How many times have you heard someone say “Stick it on the lessons learned log”?
And how many times have you actually known someone to put something on it? What is the lessons learned log anyway?
Improving the way we do things is important. Critical even.
But often, particularly with a waterfall approach, learning the lessons of the past can be made more difficult because by the time we’re ready to take heed of such incites, we’ve forgotten the original context.
And more to the point, it’s not just about “sticking it on the lessons learned log”. It’s about learning the lessons. It’s about adapting behaviours. Changing the way we do things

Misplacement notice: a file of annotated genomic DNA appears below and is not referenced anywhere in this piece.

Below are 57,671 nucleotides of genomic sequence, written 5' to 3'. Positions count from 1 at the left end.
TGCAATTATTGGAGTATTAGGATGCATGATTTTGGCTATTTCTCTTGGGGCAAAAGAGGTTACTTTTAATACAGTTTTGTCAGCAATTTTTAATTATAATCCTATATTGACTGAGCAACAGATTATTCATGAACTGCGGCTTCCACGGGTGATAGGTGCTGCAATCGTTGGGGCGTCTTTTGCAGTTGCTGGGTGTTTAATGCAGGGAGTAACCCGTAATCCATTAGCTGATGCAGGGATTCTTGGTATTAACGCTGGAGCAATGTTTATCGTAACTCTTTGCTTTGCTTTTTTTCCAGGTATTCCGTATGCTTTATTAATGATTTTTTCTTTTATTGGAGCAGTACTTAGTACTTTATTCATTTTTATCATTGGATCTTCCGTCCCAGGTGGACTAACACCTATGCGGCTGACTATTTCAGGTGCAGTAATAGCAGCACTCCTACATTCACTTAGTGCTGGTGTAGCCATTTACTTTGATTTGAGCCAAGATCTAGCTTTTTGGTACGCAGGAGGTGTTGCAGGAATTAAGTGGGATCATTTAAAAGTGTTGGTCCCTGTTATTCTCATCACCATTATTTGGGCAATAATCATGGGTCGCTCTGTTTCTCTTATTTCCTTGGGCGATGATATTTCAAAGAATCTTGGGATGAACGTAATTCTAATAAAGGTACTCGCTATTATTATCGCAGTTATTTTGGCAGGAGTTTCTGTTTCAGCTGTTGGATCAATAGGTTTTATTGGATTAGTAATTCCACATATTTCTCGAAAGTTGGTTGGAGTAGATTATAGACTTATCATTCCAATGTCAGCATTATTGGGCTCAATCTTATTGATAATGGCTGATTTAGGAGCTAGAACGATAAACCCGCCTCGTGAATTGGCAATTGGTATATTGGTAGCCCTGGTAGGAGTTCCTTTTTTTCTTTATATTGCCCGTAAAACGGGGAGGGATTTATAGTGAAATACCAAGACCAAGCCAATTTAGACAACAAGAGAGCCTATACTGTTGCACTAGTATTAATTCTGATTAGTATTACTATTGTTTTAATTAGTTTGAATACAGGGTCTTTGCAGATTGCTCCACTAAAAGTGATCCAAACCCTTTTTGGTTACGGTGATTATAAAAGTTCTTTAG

A lesson isn’t learned simply because it’s on the log. A lesson is learned when we take heed, and do things differently.
With agile it’s different, because it’s built in to the methodology itself.
Kaizen, the Japanese word for “good change” (Kai = Change, Zen = Good)” is used to describe the concept of continuous improvement through the technique of “inspect and adapt” – often run as a Retrospective.
Scrum, for example, has four points where Kaizen is written in to the script: the Sprint Review, the Sprint Retrospective, Sprint Planning and the daily standup.
If you assume that a Sprint is, say, 3 weeks long – that’s a lot of time and effort dedicated to working out how to get better. And then actually getting better.
Continuous improvement is a useful mantra, but “relentless improvement” drives the message harder, which I prefer.
Because when timescales are tight and the pressure is on, it is (ironically) the Retrospective which is often sacrificed.
Better stick that on the lesson learned log.